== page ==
MOOCs learning, Emory-style

The Bible offers modern societies a model for creating communities around shared texts, songs, and laws, says Hebrew Bible scholar Jacob Wright. Students who enroll in Wright's new massive open online course (MOOC) on Coursera will explore that and more.

The course is one of six that Emory is rolling out on Coursera this spring and summer. Others consider topics from addiction to childbirth, accounting to violence. Selected by Emory's Faculty Advisory Committee on Online Education, the courses highlight the distinctive resources of the university (such as the Michael C. Carlos Museum, where a course on the art of ancient Nubia will be filmed).

All feature the research expertise of the Emory faculty. For example:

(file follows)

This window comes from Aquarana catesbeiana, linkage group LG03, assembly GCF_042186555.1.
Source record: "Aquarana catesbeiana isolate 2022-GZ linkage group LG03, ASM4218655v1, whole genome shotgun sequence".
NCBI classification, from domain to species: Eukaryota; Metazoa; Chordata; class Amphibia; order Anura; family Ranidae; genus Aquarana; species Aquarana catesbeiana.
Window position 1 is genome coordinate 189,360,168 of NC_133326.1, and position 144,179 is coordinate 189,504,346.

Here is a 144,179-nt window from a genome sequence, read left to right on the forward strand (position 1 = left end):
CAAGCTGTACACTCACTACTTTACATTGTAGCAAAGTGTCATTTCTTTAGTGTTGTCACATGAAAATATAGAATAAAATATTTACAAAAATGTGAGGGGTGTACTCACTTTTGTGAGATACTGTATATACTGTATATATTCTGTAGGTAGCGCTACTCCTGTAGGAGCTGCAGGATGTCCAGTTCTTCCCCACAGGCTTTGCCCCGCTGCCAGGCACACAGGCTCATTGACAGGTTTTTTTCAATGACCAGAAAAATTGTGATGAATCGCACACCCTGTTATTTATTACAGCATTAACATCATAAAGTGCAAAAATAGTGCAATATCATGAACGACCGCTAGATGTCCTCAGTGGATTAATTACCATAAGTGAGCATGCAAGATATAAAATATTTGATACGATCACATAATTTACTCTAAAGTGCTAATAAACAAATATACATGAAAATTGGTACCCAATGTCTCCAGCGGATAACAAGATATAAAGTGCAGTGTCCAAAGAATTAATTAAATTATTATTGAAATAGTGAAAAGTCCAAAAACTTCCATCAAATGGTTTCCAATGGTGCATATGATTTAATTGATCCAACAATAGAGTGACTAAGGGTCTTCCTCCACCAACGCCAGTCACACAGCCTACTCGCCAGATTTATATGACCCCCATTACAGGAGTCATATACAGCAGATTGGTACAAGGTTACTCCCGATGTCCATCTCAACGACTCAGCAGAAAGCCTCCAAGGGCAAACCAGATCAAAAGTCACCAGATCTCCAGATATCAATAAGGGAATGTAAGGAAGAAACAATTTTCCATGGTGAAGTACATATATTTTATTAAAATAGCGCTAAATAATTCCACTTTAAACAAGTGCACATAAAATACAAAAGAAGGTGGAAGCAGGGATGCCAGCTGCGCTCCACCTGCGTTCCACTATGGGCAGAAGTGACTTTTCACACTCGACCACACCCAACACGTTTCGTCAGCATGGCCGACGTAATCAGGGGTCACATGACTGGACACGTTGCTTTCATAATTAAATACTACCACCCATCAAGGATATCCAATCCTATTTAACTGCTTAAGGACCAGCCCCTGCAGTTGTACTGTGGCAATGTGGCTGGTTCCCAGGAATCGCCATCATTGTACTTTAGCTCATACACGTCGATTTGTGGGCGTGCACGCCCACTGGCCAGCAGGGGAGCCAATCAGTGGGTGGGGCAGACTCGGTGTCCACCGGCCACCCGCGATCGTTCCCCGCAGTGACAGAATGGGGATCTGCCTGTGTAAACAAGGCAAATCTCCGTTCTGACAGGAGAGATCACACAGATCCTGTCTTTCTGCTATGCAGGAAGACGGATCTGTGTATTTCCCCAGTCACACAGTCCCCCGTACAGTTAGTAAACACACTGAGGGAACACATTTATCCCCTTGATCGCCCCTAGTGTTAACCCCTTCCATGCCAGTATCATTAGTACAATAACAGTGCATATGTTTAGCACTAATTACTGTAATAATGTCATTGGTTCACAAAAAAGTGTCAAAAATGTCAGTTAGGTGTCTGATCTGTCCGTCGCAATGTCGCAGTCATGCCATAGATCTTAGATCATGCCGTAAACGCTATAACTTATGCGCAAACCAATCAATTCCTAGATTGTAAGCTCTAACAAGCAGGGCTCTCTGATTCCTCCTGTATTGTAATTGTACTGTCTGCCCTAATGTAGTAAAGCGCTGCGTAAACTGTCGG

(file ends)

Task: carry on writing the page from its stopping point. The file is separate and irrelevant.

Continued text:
• Michael Kuhar, who is teaching The Addicted Brain, is one of the world's most highly cited scientists on the structure and function of the brain and drug addiction.
  • Deb Houry and Pamela Scully are teaming up to offer a multidisciplinary course on violence, informed by their scholarship in emergency medicine, injury control, and comparative women's and gender history.
  • The course on violence is being adapted from a class originally taught at Emory, as was the Coursera course on AIDS offered by public health's Kimberley Hagen in 2013.

Courses like these highlight the breadth and interdisciplinary thinking that is a hallmark of an Emory education, says Lynn Zimmerman, senior vice provost for undergraduate and continuing education.

The Faculty Advisory Committee on Online Education is helping Emory evaluate and keep up with this rapidly evolving area. Its work in the spring semester will shift to collecting best practices and identifying resources on campus that are ripe for MOOC development. "We are learning new lessons from each new course, and we’re evaluating everything we do," Zimmerman says.